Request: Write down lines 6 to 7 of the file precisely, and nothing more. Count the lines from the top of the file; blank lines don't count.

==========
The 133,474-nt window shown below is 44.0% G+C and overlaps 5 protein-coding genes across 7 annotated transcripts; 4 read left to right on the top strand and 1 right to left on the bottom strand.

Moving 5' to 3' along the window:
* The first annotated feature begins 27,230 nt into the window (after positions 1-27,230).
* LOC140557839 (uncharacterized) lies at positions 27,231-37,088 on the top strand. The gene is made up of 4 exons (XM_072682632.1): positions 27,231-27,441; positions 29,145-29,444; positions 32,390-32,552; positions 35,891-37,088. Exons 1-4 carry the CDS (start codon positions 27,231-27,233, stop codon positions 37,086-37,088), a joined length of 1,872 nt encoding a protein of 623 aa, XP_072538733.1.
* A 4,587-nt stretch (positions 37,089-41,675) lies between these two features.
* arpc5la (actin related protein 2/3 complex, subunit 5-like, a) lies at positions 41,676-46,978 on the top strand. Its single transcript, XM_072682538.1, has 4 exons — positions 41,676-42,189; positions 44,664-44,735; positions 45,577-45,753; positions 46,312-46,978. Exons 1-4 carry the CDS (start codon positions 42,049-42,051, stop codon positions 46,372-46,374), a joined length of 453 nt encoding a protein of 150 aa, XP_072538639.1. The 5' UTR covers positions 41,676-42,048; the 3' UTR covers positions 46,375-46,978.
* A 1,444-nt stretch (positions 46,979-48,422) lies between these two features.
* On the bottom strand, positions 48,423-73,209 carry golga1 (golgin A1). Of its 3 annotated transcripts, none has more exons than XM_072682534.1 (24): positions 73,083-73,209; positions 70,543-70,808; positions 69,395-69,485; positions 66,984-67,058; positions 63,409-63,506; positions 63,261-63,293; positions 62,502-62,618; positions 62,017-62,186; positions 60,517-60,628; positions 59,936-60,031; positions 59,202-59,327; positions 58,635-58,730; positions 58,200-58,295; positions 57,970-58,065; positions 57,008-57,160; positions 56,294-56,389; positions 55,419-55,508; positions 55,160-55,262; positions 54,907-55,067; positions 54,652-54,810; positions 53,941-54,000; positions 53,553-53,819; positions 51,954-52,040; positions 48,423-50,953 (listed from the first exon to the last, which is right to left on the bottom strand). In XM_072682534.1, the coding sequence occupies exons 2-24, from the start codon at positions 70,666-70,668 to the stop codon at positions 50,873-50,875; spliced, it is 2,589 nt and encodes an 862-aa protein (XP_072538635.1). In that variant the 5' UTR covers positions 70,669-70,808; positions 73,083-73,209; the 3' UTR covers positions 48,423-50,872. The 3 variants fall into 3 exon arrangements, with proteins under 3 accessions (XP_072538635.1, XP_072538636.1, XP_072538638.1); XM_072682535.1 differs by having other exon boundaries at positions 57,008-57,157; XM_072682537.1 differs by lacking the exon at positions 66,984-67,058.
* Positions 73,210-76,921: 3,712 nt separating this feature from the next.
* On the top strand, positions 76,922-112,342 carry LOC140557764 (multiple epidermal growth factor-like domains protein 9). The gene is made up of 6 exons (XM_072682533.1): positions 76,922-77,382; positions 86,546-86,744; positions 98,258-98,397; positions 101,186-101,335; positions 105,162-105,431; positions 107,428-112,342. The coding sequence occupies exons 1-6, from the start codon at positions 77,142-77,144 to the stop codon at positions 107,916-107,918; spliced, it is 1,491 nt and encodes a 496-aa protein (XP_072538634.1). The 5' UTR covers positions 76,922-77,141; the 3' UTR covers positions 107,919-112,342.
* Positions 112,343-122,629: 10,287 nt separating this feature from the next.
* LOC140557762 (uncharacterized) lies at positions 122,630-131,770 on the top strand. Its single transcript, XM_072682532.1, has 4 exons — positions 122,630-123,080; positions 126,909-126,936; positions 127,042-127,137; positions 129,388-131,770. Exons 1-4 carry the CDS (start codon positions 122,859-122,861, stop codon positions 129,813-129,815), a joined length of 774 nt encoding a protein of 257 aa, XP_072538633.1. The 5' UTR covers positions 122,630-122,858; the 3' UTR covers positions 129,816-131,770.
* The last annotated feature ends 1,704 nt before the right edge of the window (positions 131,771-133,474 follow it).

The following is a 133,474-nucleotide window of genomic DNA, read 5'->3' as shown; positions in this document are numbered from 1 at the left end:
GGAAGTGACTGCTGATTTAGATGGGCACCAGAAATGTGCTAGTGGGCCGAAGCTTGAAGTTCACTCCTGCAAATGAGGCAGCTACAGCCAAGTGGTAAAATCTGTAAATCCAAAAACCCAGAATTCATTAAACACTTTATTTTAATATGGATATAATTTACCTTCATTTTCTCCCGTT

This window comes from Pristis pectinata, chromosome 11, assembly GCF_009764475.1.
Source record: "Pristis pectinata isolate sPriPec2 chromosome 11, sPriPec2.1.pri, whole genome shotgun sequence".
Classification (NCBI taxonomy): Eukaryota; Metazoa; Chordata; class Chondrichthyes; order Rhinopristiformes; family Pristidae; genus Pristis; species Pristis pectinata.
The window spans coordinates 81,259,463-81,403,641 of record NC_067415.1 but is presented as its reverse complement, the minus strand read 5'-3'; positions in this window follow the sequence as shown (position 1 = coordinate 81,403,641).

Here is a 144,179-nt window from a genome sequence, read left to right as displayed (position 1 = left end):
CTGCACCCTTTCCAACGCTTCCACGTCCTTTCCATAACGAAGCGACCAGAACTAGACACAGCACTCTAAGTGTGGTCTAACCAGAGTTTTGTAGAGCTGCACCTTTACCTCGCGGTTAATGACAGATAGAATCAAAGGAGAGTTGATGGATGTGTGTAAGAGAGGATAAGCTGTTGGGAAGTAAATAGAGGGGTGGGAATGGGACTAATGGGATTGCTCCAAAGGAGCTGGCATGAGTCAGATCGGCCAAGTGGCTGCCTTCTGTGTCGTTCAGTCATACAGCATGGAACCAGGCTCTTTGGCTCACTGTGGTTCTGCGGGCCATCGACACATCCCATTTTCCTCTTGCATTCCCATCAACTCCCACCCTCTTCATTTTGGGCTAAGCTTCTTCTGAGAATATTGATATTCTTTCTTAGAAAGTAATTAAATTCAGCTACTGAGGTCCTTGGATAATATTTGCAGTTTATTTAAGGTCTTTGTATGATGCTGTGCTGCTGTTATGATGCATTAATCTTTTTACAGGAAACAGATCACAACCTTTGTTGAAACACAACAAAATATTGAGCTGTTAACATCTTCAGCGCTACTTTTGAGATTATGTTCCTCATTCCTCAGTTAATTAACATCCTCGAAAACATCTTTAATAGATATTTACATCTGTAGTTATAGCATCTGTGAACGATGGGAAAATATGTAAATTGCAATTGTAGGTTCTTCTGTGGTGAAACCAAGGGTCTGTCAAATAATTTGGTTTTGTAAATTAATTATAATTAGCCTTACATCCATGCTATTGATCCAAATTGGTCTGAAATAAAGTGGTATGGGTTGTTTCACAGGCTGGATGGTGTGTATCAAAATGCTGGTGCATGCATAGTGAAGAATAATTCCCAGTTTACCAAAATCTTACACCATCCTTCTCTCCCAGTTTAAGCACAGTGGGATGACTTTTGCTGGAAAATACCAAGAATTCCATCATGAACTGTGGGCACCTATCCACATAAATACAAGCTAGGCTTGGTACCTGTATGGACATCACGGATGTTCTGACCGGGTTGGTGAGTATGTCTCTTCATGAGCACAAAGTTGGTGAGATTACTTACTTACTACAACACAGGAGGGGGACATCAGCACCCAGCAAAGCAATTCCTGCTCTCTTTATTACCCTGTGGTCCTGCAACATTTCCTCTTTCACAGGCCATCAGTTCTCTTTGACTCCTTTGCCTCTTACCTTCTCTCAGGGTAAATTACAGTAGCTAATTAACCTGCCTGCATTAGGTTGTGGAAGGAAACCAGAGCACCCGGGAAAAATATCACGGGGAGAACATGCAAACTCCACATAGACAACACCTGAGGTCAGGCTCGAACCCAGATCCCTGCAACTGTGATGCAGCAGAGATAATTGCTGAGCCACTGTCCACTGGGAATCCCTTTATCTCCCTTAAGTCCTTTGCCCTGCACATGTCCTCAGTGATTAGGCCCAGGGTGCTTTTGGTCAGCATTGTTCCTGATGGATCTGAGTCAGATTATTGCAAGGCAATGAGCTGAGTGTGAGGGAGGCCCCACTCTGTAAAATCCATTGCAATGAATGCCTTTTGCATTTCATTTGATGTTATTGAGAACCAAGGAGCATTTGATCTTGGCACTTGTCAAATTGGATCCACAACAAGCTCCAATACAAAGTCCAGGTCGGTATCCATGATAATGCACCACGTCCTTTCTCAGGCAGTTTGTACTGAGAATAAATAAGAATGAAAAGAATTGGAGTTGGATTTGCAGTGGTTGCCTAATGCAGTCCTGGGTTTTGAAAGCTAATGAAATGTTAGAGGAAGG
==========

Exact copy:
* arpc5la (actin related protein 2/3 complex, subunit 5-like, a) lies at positions 41,676-46,978 on the top strand. Its single transcript, XM_072682538.1, has 4 exons — positions 41,676-42,189; positions 44,664-44,735; positions 45,577-45,753; positions 46,312-46,978. Exons 1-4 carry the CDS (start codon positions 42,049-42,051, stop codon positions 46,372-46,374), a joined length of 453 nt encoding a protein of 150 aa, XP_072538639.1. The 5' UTR covers positions 41,676-42,048; the 3' UTR covers positions 46,375-46,978.
* A 1,444-nt stretch (positions 46,979-48,422) lies between these two features.